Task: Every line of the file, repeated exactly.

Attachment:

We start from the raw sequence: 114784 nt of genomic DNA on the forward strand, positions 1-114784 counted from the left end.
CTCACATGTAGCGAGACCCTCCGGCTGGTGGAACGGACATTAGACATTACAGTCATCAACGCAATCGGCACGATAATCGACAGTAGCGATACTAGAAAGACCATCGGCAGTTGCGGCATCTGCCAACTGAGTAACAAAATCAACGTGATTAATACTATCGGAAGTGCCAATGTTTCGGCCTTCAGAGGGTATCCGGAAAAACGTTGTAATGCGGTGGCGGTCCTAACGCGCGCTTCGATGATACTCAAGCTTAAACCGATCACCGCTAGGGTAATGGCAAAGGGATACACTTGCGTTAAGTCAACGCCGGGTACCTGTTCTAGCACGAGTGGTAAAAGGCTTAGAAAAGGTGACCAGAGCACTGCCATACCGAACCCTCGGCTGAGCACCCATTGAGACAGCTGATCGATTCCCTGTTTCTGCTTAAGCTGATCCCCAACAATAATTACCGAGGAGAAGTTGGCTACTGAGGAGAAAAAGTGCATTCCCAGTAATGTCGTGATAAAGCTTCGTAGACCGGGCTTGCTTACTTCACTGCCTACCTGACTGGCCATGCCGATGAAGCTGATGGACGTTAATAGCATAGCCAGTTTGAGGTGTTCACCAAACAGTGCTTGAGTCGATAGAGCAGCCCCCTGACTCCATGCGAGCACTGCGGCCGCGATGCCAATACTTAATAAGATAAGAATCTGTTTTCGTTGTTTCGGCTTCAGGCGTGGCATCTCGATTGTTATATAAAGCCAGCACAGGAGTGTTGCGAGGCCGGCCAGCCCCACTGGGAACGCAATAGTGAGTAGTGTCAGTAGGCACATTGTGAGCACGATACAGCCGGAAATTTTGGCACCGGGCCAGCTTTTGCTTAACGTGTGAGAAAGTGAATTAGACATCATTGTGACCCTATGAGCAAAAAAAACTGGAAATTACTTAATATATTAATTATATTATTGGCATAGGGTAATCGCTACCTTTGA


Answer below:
We start from the raw sequence: 114784 nt of genomic DNA on the forward strand, positions 1-114784 counted from the left end.
CTCACATGTAGCGAGACCCTCCGGCTGGTGGAACGGACATTAGACATTACAGTCATCAACGCAATCGGCACGATAATCGACAGTAGCGATACTAGAAAGACCATCGGCAGTTGCGGCATCTGCCAACTGAGTAACAAAATCAACGTGATTAATACTATCGGAAGTGCCAATGTTTCGGCCTTCAGAGGGTATCCGGAAAAACGTTGTAATGCGGTGGCGGTCCTAACGCGCGCTTCGATGATACTCAAGCTTAAACCGATCACCGCTAGGGTAATGGCAAAGGGATACACTTGCGTTAAGTCAACGCCGGGTACCTGTTCTAGCACGAGTGGTAAAAGGCTTAGAAAAGGTGACCAGAGCACTGCCATACCGAACCCTCGGCTGAGCACCCATTGAGACAGCTGATCGATTCCCTGTTTCTGCTTAAGCTGATCCCCAACAATAATTACCGAGGAGAAGTTGGCTACTGAGGAGAAAAAGTGCATTCCCAGTAATGTCGTGATAAAGCTTCGTAGACCGGGCTTGCTTACTTCACTGCCTACCTGACTGGCCATGCCGATGAAGCTGATGGACGTTAATAGCATAGCCAGTTTGAGGTGTTCACCAAACAGTGCTTGAGTCGATAGAGCAGCCCCCTGACTCCATGCGAGCACTGCGGCCGCGATGCCAATACTTAATAAGATAAGAATCTGTTTTCGTTGTTTCGGCTTCAGGCGTGGCATCTCGATTGTTATATAAAGCCAGCACAGGAGTGTTGCGAGGCCGGCCAGCCCCACTGGGAACGCAATAGTGAGTAGTGTCAGTAGGCACATTGTGAGCACGATACAGCCGGAAATTTTGGCACCGGGCCAGCTTTTGCTTAACGTGTGAGAAAGTGAATTAGACATCATTGTGACCCTATGAGCAAAAAAAACTGGAAATTACTTAATATATTAATTATATTATTGGCATAGGGTAATCGCTACCTTTGA